It all depends on the type of dog you have, their age (as they’re still developing, puppies do better with short walks that gradually build up in length as they get older), and their personal boundaries. When you get to know your dog, you’ll soon tune in to how much exercise is just enough and how much is too much.
You don’t have to fulfill all your dog’s exercise needs in one go. You can split their daily walks into a few shorter walks instead of going for one, big, long walk. For example, a dog that needs around an hour of exercise per day could be walked twice per day for 30 minutes at a time, or three times per day for 20 minutes at a time.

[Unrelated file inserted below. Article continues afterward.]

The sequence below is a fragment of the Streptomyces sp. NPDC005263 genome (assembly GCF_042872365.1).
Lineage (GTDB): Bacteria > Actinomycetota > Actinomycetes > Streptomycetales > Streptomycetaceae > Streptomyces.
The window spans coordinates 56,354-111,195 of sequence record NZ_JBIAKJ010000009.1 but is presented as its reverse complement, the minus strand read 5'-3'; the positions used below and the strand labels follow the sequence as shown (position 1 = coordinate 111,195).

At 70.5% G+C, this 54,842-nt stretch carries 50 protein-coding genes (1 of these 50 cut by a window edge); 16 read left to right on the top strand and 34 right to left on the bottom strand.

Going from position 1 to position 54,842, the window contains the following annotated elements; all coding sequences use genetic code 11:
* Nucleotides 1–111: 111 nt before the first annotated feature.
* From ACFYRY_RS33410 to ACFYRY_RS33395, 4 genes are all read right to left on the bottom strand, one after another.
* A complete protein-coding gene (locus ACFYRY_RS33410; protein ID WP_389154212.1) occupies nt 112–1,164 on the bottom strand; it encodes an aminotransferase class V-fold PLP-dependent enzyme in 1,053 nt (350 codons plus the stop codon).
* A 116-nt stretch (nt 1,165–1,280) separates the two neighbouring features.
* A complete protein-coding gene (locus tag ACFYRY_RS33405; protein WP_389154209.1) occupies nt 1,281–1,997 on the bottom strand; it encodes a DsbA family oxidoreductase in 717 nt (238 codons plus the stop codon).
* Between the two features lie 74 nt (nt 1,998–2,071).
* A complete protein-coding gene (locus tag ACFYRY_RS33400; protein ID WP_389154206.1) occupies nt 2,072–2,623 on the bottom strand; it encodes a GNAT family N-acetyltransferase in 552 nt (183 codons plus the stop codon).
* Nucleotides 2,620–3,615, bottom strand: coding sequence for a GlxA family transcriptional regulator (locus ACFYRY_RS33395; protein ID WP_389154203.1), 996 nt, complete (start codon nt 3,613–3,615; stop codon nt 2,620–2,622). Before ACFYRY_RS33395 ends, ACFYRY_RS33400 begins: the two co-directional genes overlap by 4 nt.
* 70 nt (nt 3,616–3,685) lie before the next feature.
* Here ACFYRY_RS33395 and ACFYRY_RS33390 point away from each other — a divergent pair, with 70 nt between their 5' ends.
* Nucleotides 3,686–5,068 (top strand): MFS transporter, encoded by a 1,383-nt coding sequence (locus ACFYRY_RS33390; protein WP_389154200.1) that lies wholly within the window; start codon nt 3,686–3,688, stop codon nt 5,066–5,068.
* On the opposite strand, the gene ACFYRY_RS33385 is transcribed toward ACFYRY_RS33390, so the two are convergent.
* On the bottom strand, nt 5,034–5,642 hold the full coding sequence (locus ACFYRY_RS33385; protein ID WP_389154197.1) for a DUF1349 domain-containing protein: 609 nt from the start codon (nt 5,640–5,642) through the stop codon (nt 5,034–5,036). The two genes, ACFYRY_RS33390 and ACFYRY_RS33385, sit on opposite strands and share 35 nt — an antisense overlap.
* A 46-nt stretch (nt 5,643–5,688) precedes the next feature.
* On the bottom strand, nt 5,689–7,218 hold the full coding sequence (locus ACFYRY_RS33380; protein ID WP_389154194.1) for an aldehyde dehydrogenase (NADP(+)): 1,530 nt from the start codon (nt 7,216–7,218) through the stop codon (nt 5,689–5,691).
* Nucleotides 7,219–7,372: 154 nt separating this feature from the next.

If this is a really big step for you and you’re nervous about starting out, you can try taking short practice walks around the block at first, lasting around 10 minutes at a time. Start out in quiet, low-traffic areas if possible. As you get more confident, try extending each walk by a few minutes until you meet your daily goal.
Top 7 Ways to Observe National Walk Your Dog Week
1. Walk Your Dog
If your dog needs to be walked more regularly, what better time to start? Set a daily goal for walking your dog based on their needs. You could also take the opportunity to explore new locations with your dog or invite dog-loving friends to join you.
2. Get Your Dog a Check-Up
If you’re concerned about your dog’s weight or health condition, arrange a vet check-up. This is an opportunity to talk to your vet about how to improve your dog’s health and get advice on exercise and diet.
3. Spread the Word
You might want to consider spreading the word by posting about National Walk Your Dog Week on social media.